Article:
I've been accused of being addicted to reading. Like other kinds of addicts, I've resorted to sneaking and cheating to satisfy my addiction.
- When I was in first grade, I had a ridiculous 7:30 PM bed time. I got into bed, pulled the blanket over my head, and read with a flashlight.
- Later, maybe in third grade, when my technical skills improved, I came up with a better solution. I put a bright light bulb in my bedroom closet and it was bright enough to illuminate a book when I was in bed. I attached a long string to the pull-chain that controlled the light, and put a tennis ball at the end of the string. When I heard my parents approach, I yanked the string to shut off the light, and tossed the tennis ball and string into the closet to hide the evidence, and made believe I was asleep.
- The ultimate evolution of my scam occurred around sixth grade. I installed a photoelectric cell in the garage, aimed outward. If my parents were out for the evening, and then came home when I was supposed to be asleep, the car's headlights would trigger the photocell which then rang a bell in my bedroom -- so I could shut off my light and shut my eyes.
- Later on, my parents didn't care how late I stayed up, and I often read until midnight, and started again around 4 AM.
- In my senior year in high school, my English teacher required us to read and report on one book each month, with a bonus if we could read one book each week. I half-jokingly asked her what would happen if I did one a day. She half-jokingly said she'd give me an "A." I read the books, wrote the (short) reports, and got my "A."
- When I was in college, I was still building book shelves a week before I was going to move out of my apartment and go to New York to be a magazine editor. (Assistant editor, actually.)
I order books from Amazon at least once a week, and buy at my local Barnes & Noble at least twice a month. I also download ebooks.
I'm a fast reader, but I can't possibly read fast enough to keep up with the inflow. Even if I stopped buying new books, I probably won't live long enough to read all of my old books.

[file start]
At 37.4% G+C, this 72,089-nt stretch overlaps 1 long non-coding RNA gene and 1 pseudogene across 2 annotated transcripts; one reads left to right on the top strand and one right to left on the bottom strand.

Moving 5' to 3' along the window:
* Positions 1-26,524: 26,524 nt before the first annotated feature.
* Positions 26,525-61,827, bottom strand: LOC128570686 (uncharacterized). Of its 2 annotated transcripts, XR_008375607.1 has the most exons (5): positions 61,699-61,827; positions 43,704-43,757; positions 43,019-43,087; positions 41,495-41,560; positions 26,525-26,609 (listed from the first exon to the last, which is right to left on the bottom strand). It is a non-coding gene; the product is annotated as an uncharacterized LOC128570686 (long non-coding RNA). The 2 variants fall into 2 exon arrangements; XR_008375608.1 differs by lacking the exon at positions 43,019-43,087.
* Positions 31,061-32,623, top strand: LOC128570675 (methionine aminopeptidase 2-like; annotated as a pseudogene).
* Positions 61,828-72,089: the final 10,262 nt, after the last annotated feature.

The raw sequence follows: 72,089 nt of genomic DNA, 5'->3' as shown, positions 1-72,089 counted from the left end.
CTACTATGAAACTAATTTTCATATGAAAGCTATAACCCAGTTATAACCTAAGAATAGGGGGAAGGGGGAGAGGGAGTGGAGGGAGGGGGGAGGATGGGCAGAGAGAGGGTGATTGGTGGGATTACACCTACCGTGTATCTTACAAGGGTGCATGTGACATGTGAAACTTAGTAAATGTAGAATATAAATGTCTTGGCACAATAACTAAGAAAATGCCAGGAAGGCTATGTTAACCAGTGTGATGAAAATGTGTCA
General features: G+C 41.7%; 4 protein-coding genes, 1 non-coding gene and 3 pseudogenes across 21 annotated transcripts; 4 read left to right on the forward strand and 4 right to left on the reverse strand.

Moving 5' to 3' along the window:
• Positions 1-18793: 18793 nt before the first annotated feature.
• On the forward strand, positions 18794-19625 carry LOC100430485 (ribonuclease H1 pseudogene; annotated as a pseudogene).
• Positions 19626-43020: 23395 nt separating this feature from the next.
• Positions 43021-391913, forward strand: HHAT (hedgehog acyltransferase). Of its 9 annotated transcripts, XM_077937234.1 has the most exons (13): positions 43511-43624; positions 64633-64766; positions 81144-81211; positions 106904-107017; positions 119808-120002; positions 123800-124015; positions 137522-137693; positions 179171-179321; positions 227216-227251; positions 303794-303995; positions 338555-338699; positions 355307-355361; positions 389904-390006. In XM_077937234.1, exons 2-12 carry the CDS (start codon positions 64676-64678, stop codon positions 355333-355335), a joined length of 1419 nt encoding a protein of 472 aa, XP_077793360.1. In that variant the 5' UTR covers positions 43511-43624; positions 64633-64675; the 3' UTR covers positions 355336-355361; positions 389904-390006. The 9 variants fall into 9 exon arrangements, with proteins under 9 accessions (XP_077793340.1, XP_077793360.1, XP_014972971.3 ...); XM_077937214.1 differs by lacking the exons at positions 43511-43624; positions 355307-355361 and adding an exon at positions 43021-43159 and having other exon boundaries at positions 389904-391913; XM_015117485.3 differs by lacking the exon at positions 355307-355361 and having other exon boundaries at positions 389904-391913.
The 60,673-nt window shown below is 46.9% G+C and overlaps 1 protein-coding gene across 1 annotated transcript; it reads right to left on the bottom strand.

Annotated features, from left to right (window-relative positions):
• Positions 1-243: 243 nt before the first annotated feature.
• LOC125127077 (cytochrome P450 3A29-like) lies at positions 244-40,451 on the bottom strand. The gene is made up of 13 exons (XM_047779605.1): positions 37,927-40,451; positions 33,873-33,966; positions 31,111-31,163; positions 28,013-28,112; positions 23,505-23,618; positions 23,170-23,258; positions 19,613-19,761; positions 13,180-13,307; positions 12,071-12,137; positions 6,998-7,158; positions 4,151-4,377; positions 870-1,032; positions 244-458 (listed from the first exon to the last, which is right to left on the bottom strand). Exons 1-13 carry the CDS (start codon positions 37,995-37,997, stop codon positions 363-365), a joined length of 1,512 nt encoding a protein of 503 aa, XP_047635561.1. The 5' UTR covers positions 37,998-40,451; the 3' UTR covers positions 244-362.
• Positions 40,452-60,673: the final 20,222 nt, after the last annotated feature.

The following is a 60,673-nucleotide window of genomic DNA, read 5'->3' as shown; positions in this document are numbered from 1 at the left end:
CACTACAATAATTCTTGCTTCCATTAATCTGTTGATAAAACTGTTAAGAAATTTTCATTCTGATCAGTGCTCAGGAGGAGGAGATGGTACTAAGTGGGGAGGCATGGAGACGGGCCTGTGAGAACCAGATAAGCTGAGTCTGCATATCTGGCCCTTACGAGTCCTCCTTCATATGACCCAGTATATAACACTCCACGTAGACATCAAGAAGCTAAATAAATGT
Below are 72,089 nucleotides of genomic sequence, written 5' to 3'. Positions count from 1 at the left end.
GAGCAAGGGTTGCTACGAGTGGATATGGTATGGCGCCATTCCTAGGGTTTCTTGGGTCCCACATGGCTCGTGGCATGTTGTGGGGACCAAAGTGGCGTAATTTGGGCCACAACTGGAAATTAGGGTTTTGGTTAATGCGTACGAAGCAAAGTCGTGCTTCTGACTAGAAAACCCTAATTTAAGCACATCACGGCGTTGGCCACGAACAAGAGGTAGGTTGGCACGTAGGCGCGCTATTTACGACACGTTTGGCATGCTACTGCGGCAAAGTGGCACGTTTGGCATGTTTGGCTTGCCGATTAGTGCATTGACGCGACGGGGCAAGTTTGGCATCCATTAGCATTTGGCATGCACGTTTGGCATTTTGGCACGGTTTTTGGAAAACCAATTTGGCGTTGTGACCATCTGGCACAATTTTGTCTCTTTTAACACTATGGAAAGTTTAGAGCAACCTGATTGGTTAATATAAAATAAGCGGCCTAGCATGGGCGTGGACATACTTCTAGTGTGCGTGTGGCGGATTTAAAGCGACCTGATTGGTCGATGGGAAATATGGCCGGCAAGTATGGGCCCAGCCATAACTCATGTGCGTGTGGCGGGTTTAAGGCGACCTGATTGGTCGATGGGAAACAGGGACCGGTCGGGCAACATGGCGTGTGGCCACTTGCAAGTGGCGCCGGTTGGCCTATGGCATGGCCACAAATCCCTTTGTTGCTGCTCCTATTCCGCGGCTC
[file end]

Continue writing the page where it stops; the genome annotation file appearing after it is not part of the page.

Even worse, for some inexplicable reason, I stopped reading books a while ago. I have no idea how or why. It just happened. I also stopped smoking a pipe shortly after I got married in 1971, and no longer ski or SCUBA dive. I also watch fewer movies.
I missed reading the most, but somehow just could not get in the mood until the beginning of this year. I restarted with The Brothers Emanuel by brother Zeke. I've been reading it mostly on my smart phone, and occasionally on a PC or Kindle. I like being able to switch from device to device.
The cave now functions as my Main Reading Room. The Library of Congress has a Main Reading Room, so why shouldn't I?
It has an extremely comfortable leather loveseat (a stupid term for furniture in a man cave), a blue blankie if I feel the need to cover up, and a table next to the man couch that holds a tall lamp that can be aimed right at whatever I'm reading. The table ($9 at Ikea -- I bought three of them) also holds a phone, my iPad and Kindle Fire, some books, a bunch of bookmarks, a red pen for marking things that piss me off, and a few of my remote controls. It's also a good place to keep my reading glasses. The john and the fridge are just a few steps away.
In a reversal of my parents' reading curfew, I've instituted a mandatory reading period, from 6:30 to 7:30 AM three days a week. It's almost 6:33 now, so I'll soon stop typing and move over to my man couch.
Today I expect to start The Jews of Prime Time by David Zurawik. Or maybe I'll start Rin Tin Tin by Susan Orlean. Or maybe something else. It's nice to live in a library. It's nice to be the acquisitions librarian.